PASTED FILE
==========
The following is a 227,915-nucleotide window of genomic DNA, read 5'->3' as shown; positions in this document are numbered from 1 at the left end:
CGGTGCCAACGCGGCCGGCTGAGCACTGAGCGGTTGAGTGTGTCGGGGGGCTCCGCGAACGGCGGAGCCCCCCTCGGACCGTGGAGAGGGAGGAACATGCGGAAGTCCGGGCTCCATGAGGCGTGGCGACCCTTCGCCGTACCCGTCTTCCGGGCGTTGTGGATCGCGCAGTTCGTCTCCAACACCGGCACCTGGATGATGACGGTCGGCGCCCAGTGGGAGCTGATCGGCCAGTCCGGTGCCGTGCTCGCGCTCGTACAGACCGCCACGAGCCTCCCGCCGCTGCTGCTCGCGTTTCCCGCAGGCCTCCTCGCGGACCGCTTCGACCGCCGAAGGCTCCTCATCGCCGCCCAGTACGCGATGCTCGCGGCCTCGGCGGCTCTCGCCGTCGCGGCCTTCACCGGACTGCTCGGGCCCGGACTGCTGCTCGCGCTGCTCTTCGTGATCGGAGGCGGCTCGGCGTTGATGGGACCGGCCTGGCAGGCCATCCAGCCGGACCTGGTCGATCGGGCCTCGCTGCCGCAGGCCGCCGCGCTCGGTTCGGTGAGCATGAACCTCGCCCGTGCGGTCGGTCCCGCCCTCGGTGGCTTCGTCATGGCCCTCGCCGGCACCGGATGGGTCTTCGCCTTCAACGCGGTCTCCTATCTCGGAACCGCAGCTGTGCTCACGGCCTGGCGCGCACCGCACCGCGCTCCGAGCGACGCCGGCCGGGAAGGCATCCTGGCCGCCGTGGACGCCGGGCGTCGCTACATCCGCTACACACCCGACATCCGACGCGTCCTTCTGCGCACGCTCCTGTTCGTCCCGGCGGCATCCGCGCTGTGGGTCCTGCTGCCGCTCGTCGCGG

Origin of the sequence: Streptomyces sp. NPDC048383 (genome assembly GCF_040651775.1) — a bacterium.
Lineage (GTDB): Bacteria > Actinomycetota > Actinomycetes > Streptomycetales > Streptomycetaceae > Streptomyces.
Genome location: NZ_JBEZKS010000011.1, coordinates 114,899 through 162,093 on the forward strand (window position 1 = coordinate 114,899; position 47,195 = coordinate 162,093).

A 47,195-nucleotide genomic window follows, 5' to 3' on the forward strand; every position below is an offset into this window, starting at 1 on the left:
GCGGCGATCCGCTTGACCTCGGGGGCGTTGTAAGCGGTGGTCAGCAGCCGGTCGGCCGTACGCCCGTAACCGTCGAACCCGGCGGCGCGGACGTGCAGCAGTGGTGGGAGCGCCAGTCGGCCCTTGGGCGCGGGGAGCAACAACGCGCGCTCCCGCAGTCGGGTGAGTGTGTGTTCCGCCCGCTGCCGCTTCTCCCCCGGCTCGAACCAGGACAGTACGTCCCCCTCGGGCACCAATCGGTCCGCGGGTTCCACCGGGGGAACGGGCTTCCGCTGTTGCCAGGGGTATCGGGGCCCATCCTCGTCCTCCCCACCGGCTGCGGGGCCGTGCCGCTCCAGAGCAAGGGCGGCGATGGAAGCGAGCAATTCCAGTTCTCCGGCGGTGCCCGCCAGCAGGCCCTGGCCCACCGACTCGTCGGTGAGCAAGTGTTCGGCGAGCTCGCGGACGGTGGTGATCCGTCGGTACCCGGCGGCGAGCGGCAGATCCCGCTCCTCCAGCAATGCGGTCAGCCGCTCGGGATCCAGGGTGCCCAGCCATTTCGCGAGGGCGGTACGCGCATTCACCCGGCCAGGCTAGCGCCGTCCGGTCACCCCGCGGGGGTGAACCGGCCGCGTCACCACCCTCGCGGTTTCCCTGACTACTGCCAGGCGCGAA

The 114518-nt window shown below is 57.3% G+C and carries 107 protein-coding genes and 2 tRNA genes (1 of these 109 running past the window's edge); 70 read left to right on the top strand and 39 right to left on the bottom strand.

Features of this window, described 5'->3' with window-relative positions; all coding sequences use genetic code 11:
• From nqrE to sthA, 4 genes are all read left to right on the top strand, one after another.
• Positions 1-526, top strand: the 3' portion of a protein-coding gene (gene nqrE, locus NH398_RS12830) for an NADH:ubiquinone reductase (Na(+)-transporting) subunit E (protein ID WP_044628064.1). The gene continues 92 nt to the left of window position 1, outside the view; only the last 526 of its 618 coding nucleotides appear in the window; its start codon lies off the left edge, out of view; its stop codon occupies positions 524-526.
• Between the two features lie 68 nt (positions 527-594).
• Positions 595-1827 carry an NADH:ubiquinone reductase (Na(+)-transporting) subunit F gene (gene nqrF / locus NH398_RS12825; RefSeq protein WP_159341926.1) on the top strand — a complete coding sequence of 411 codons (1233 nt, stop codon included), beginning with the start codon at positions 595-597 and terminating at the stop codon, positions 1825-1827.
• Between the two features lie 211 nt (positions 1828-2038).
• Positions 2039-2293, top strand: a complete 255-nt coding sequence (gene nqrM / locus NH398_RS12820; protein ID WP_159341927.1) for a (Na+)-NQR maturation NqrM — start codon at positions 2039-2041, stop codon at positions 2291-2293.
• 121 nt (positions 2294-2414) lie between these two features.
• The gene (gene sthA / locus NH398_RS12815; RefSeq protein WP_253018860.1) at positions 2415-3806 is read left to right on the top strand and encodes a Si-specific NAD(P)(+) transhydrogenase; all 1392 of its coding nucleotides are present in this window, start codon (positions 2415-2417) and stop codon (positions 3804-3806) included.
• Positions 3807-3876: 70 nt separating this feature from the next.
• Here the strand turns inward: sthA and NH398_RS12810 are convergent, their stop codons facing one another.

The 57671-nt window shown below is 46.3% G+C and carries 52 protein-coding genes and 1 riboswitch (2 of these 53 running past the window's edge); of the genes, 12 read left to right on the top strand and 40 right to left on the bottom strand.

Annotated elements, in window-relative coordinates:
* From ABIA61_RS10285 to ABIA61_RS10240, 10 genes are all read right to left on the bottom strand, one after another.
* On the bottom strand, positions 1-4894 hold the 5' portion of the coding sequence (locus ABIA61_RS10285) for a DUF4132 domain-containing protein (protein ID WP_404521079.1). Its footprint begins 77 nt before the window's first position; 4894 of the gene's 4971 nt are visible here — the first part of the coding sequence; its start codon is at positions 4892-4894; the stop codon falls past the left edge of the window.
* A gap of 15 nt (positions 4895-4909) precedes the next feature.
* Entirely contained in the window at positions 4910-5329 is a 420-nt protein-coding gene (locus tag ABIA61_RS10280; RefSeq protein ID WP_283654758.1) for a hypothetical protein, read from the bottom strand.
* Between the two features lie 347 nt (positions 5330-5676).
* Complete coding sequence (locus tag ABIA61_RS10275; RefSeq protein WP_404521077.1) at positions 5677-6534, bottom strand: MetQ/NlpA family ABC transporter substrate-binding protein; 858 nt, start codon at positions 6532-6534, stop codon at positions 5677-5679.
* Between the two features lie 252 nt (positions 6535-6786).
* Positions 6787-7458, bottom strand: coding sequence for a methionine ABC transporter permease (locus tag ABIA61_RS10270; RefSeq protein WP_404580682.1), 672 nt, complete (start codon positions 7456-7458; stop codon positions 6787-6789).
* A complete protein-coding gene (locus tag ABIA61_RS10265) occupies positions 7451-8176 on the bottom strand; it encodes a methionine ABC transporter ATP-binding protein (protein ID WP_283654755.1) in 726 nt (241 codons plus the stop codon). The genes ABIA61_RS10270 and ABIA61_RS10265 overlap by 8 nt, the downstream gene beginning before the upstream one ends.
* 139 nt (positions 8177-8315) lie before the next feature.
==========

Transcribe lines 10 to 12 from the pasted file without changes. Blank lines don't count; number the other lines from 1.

• From nqrE to sthA, 4 genes are all read left to right on the top strand, one after another.
• Positions 1-526, top strand: the 3' portion of a protein-coding gene (gene nqrE, locus NH398_RS12830) for an NADH:ubiquinone reductase (Na(+)-transporting) subunit E (protein ID WP_044628064.1). The gene continues 92 nt to the left of window position 1, outside the view; only the last 526 of its 618 coding nucleotides appear in the window; its start codon lies off the left edge, out of view; its stop codon occupies positions 524-526.
• Between the two features lie 68 nt (positions 527-594).